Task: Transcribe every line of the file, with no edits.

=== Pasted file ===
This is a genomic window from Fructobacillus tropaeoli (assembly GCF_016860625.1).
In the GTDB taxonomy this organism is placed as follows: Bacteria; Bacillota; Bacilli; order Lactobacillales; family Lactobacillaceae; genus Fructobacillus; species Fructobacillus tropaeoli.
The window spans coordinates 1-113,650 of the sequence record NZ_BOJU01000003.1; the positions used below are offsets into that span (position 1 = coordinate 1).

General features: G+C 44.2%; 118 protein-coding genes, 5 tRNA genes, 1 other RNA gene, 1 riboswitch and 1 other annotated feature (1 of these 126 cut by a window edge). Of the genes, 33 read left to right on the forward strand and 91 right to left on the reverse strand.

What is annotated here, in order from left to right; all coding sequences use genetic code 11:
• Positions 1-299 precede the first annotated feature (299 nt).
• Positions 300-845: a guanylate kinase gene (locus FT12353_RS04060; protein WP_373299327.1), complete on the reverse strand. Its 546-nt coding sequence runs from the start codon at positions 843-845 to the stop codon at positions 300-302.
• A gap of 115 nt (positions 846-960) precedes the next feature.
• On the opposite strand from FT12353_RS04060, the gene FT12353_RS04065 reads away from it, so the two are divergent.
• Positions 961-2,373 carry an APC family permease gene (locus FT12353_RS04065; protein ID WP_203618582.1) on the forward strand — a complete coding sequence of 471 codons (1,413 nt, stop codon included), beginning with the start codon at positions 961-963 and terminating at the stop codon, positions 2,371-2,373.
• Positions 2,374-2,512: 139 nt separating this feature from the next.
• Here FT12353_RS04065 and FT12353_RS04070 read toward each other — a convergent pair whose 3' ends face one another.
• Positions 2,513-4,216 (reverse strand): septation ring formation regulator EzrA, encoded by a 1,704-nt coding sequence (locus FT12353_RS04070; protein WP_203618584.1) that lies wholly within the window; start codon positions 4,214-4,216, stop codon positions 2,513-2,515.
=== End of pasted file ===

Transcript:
This is a genomic window from Fructobacillus tropaeoli (assembly GCF_016860625.1).
In the GTDB taxonomy this organism is placed as follows: Bacteria; Bacillota; Bacilli; order Lactobacillales; family Lactobacillaceae; genus Fructobacillus; species Fructobacillus tropaeoli.
The window spans coordinates 1-113,650 of the sequence record NZ_BOJU01000003.1; the positions used below are offsets into that span (position 1 = coordinate 1).

General features: G+C 44.2%; 118 protein-coding genes, 5 tRNA genes, 1 other RNA gene, 1 riboswitch and 1 other annotated feature (1 of these 126 cut by a window edge). Of the genes, 33 read left to right on the forward strand and 91 right to left on the reverse strand.

What is annotated here, in order from left to right; all coding sequences use genetic code 11:
• Positions 1-299 precede the first annotated feature (299 nt).
• Positions 300-845: a guanylate kinase gene (locus FT12353_RS04060; protein WP_373299327.1), complete on the reverse strand. Its 546-nt coding sequence runs from the start codon at positions 843-845 to the stop codon at positions 300-302.
• A gap of 115 nt (positions 846-960) precedes the next feature.
• On the opposite strand from FT12353_RS04060, the gene FT12353_RS04065 reads away from it, so the two are divergent.
• Positions 961-2,373 carry an APC family permease gene (locus FT12353_RS04065; protein ID WP_203618582.1) on the forward strand — a complete coding sequence of 471 codons (1,413 nt, stop codon included), beginning with the start codon at positions 961-963 and terminating at the stop codon, positions 2,371-2,373.
• Positions 2,374-2,512: 139 nt separating this feature from the next.
• Here FT12353_RS04065 and FT12353_RS04070 read toward each other — a convergent pair whose 3' ends face one another.
• Positions 2,513-4,216 (reverse strand): septation ring formation regulator EzrA, encoded by a 1,704-nt coding sequence (locus FT12353_RS04070; protein WP_203618584.1) that lies wholly within the window; start codon positions 4,214-4,216, stop codon positions 2,513-2,515.